assigned to bargaining task groups (BTGs).Roles were clearly defined:“They
are not to be cochairs; they will play a leadership role and model the IBN
principles and behavior; they will help keep the BTG on task and on target;
and they will serve as the eyes and ears of the CIC.” This role modeling
was reinforced by the overlapping memberships across the structures.
Second,consistent with IBN, the process was framed differently, around
issues not proposals. Finally, there was a process for cascading the BTG experience down to the local negotiations, where leaders on both sides
were involved in setting up structures and processes that would promote
the use of new processes and make it less likely that there would be a regression
to old ways.
It is also important to mention how pacing was handled.With all the
effort at education and training and the complexity of the process, there
were complaints about the pace being too slow. However, the up- front
investment of time enabled the teams to complete their work in marathon
sessions at the end.This is a nice example of the old principle — you have
to go slow to go fast. Going forward, it would be important to document
clearly the rules of engagement at various stages in the process.
Power moves are actions negotiators take to get and keep parties at the
table. In my own work, these moves include raising the costs of the status
quo — that is, helping the other understand the consequences of not going
forward, and the use of strategic allies in these endeavors. Power moves are
intended to engender interdependence so that parties keep the dialogue
going when forces might otherwise compel them to stop.There are many
examples of power moves used at critical moments in these negotiations.
“Arm twisting” is the term used in the case to describe some of the
power moves used by Margolin, diCicco, and their allies. As described by
McKersie, Eaton, and Kochan (2002: 18), diCicco “knew how to spell out
the advantages of working together and when a leader went the other way
(‘let’s shake the trees and see if we can get something better’),Pete stepped
back and let some of the other leaders who were committed to going
forward apply a little collegial arm-twisting.”
So diCicco used power moves himself and relied on allies to do it as
well. Likewise Margolin had to take on similar challenges on her side. Often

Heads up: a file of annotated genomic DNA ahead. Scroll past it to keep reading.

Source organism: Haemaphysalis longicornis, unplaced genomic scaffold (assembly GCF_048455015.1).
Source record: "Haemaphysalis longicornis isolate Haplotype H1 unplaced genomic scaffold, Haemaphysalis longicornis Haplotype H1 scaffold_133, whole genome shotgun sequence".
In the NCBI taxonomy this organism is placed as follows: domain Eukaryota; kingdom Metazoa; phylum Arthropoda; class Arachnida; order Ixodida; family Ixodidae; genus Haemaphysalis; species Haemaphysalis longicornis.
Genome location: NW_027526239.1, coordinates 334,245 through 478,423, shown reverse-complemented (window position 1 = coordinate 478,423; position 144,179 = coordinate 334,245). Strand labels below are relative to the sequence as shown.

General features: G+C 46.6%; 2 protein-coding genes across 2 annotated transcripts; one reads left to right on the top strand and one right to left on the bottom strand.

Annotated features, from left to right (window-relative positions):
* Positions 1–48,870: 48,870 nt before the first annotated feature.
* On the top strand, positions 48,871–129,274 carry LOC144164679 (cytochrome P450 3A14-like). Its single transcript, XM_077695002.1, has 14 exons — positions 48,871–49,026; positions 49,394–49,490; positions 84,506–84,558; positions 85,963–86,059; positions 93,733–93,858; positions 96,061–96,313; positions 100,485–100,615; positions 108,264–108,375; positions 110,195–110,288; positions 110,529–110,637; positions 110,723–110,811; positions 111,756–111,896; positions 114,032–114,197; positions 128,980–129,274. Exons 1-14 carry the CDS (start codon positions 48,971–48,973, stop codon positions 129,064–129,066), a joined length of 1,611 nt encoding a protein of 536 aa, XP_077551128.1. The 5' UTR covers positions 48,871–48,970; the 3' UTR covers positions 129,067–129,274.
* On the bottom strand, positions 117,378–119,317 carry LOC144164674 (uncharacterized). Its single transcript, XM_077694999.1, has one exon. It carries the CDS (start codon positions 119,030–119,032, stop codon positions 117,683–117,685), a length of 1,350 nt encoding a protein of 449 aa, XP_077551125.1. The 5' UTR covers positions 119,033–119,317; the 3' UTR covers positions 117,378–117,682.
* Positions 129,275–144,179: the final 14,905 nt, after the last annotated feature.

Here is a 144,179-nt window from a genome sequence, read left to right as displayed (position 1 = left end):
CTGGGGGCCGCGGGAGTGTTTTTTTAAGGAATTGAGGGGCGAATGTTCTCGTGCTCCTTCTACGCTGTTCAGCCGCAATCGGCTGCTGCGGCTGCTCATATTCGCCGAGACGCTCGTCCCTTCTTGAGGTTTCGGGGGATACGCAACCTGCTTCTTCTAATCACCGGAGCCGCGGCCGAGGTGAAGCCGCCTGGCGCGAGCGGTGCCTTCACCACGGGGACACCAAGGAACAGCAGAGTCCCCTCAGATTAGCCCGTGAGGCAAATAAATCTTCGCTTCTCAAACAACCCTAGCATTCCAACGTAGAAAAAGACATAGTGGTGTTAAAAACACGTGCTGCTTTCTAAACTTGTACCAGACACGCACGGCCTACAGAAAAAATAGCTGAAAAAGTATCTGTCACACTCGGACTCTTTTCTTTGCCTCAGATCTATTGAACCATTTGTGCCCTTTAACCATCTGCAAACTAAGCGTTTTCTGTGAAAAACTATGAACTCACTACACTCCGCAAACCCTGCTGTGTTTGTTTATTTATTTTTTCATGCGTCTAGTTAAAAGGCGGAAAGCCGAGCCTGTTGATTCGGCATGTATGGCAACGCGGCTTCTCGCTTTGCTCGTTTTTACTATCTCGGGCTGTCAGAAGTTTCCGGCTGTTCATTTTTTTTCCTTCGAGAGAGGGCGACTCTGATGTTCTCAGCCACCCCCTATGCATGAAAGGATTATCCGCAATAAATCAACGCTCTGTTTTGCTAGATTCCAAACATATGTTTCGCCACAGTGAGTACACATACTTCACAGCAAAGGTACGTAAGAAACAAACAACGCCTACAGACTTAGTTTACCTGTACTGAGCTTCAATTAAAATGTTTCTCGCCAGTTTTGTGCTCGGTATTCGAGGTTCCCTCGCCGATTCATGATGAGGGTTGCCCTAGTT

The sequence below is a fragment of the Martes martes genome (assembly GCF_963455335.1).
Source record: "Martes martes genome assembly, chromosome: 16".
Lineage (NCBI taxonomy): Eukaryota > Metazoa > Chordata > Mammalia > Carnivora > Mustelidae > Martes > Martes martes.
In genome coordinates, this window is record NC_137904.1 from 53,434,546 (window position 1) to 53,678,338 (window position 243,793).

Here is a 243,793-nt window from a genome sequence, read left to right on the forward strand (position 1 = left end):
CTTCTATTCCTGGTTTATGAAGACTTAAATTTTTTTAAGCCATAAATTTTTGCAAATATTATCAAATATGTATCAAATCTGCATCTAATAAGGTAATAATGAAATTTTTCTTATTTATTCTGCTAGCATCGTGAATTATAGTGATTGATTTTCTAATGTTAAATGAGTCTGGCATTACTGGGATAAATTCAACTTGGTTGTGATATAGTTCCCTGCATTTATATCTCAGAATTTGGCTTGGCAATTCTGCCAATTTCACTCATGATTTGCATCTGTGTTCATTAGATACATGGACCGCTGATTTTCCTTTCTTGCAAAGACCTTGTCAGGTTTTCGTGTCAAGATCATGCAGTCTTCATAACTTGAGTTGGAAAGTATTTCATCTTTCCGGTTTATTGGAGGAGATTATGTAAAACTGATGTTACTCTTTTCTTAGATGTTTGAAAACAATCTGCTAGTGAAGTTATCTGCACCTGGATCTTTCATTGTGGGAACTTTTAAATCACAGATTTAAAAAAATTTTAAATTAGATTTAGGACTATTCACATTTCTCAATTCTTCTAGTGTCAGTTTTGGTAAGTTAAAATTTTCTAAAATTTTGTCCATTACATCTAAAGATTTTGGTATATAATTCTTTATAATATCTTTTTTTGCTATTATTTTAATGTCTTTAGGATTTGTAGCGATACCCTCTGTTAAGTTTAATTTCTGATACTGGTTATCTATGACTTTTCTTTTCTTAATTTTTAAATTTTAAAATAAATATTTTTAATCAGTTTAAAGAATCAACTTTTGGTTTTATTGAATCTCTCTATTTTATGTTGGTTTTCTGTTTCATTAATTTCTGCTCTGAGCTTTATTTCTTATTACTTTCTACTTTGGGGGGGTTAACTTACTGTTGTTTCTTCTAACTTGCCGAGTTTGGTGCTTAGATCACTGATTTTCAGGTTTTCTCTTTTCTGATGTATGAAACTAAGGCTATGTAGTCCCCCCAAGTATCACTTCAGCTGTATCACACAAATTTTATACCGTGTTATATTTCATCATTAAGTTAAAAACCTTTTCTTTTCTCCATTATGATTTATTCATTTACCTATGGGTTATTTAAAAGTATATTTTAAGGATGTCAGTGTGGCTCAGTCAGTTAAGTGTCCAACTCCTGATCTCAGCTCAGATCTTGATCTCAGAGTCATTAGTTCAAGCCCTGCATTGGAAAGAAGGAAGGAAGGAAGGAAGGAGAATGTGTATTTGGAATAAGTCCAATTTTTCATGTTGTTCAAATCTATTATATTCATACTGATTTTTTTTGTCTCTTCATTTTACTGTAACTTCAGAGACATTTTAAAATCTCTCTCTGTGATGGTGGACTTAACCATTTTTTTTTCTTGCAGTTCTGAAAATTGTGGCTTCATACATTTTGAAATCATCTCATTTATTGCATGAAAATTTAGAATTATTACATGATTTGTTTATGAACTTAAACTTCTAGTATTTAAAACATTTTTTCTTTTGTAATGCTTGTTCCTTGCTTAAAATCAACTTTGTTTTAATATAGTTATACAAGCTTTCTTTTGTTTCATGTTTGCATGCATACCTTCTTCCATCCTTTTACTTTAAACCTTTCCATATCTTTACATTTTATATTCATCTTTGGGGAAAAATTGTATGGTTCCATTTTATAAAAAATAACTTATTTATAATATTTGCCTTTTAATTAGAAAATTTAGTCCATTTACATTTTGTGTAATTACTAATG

when she would return from a union meeting, she would find her teammates
embroiled in tense discussion and in the process of backing away
from positions that they had put on the table. She really had her work cut
out for her in managing closure and achieving consensus on the part of the
The case also documents how Margolin and diCicco used each other as
allies in using effective power moves especially on the wage issue.According
to the case,“at a critical stage the union representatives accepted the reality
(and the assertion) that management had‘cleaned out its pockets’ and that
there was no more money to spend.” This statement was accepted as credible
when it came from Leslie Margolin,KP’s chief negotiator,because she had
built a high level of trust with her union counterparts. Several union leaders
still wanted to, as they put it,“shake the trees” to test this statement. It took
considerable arm-twisting within the union team to blunt the use of this
tactic. Likewise, Margolin had to deter her management colleagues from
making new demands or backtracking on prior agreements.
Given the importance of arm-twisting — it is mentioned many times
in the case — it would be interesting, going forward, to unpack this power
move. For example, we know Margolin used time, the time of the Board
meeting, as an indirect threat (Kolb and Williams 2003):
The timeline is driven by the need for me to present the final
package to the Board on September 13. I need to be able to tell
the Board that all local tables have reached agreement, that the
union bargaining committees are prepared to recommend ratification